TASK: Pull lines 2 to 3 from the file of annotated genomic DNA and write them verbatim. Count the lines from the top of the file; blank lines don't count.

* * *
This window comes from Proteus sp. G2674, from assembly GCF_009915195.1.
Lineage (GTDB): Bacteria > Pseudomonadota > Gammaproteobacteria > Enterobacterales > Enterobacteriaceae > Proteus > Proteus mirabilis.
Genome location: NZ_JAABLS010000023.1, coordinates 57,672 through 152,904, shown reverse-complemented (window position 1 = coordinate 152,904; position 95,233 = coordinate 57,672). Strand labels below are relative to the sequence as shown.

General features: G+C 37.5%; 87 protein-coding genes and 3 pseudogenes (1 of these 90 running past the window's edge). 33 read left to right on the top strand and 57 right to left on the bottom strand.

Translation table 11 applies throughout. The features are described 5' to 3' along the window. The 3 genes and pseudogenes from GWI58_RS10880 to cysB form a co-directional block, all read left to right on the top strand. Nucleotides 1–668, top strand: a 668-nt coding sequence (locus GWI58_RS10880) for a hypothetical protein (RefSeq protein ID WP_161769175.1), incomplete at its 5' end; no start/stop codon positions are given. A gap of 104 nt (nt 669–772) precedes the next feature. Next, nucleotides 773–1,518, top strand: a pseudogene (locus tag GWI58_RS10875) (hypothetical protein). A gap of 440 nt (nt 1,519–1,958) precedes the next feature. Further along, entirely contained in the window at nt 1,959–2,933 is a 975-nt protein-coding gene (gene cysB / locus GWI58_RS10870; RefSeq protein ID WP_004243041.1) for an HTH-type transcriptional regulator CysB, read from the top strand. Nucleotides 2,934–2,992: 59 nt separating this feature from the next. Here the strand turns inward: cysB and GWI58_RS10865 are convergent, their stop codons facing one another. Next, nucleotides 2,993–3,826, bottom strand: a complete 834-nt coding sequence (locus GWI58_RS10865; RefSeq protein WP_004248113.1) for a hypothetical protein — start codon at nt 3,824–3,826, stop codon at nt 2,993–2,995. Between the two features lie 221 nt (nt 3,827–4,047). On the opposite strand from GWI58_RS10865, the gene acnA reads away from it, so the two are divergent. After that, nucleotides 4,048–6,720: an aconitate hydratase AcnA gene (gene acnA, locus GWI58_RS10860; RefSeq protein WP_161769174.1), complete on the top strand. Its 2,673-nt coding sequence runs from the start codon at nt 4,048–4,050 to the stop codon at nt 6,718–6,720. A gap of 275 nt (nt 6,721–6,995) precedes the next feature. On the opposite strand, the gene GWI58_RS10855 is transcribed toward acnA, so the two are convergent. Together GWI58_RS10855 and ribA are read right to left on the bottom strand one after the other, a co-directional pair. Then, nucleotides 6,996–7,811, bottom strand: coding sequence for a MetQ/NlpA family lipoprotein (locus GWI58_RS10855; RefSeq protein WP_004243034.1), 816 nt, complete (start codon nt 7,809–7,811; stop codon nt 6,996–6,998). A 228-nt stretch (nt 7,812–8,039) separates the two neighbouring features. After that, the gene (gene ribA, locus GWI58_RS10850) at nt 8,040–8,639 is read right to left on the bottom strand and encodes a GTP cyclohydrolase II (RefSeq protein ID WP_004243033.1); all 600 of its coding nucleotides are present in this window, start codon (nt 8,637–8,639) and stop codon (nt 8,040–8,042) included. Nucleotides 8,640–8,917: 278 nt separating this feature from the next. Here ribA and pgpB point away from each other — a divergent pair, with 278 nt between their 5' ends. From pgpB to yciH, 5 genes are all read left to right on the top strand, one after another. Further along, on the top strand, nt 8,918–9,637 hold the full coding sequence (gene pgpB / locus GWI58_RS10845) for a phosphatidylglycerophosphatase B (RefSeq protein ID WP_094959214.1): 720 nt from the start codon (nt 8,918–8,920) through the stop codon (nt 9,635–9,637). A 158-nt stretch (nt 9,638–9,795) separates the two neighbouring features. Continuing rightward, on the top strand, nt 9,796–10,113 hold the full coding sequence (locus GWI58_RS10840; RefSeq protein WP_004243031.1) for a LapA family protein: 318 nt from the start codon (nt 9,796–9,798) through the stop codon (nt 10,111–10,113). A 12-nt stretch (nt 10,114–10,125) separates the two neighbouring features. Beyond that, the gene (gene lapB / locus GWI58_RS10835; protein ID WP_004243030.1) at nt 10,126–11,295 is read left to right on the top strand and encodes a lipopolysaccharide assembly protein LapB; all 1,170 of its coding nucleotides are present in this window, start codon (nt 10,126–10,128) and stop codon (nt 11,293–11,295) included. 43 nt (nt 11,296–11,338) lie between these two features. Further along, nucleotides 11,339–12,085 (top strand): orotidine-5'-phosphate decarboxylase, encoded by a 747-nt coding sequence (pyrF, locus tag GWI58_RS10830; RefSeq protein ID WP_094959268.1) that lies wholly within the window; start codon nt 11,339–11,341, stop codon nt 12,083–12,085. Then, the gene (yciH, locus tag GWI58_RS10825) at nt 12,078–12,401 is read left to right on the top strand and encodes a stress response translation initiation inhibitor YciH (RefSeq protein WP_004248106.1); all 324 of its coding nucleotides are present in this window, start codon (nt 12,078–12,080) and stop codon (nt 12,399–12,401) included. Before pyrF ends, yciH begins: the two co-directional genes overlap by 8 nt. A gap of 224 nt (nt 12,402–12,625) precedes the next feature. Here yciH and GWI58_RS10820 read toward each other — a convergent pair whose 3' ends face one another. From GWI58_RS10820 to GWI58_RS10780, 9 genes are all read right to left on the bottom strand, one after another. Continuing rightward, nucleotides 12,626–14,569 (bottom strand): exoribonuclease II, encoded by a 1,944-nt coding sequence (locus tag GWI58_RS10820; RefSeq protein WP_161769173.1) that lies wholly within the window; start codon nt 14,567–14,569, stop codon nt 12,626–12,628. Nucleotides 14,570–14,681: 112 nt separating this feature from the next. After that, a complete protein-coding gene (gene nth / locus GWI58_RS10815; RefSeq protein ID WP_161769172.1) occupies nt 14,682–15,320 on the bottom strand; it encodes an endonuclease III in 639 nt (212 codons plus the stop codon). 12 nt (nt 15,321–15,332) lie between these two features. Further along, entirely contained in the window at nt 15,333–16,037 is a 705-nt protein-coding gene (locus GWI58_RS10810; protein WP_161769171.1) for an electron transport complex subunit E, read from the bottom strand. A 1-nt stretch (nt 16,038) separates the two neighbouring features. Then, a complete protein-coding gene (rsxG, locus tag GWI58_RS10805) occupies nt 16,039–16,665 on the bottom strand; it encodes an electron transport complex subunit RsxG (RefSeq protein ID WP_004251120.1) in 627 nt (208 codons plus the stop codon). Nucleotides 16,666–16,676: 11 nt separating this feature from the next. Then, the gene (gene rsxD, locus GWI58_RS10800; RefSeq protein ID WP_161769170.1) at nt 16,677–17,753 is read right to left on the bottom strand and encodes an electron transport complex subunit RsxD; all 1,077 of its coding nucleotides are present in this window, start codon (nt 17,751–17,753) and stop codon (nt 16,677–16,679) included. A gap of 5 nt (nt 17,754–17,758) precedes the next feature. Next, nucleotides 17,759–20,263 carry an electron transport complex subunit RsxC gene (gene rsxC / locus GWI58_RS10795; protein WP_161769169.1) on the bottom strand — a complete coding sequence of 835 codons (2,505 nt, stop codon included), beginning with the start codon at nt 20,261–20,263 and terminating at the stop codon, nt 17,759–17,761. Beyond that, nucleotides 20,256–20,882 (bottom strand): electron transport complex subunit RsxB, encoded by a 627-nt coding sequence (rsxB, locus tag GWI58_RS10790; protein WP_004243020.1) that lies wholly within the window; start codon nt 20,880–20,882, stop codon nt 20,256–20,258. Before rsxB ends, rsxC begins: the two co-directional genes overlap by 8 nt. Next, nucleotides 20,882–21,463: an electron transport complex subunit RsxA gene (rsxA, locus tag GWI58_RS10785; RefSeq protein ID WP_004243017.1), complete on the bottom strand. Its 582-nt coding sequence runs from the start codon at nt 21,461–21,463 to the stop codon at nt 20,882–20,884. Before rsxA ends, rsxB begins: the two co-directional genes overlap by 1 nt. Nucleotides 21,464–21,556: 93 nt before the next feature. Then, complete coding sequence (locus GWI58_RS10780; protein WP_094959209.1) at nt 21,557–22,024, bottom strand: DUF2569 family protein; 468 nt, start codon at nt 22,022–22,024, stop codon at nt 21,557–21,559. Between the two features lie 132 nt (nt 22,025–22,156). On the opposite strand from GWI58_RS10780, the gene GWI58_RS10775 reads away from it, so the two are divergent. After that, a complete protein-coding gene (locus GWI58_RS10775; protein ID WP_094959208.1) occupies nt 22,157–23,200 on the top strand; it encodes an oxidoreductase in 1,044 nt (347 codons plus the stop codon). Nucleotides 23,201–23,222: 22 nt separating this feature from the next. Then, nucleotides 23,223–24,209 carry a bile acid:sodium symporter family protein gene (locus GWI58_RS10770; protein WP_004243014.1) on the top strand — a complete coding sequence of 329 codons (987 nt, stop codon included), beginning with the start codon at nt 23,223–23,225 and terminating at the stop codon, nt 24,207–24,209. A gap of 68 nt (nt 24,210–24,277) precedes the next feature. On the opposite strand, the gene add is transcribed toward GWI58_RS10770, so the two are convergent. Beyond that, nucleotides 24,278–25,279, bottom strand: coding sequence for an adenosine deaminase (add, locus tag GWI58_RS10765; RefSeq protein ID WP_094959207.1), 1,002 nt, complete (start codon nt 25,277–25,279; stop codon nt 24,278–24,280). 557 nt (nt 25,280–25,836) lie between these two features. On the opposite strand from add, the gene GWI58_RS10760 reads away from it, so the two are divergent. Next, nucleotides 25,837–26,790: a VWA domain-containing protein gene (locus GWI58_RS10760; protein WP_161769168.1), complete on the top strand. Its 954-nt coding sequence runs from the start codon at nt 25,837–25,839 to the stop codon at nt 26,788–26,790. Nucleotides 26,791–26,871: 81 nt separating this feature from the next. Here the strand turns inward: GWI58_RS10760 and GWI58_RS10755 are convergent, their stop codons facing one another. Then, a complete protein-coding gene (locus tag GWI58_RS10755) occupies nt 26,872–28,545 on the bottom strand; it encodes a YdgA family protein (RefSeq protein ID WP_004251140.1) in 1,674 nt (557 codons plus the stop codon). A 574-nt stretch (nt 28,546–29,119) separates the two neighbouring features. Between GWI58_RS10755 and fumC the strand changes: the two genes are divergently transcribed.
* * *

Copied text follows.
Lineage (GTDB): Bacteria > Pseudomonadota > Gammaproteobacteria > Enterobacterales > Enterobacteriaceae > Proteus > Proteus mirabilis.
Genome location: NZ_JAABLS010000023.1, coordinates 57,672 through 152,904, shown reverse-complemented (window position 1 = coordinate 152,904; position 95,233 = coordinate 57,672). Strand labels below are relative to the sequence as shown.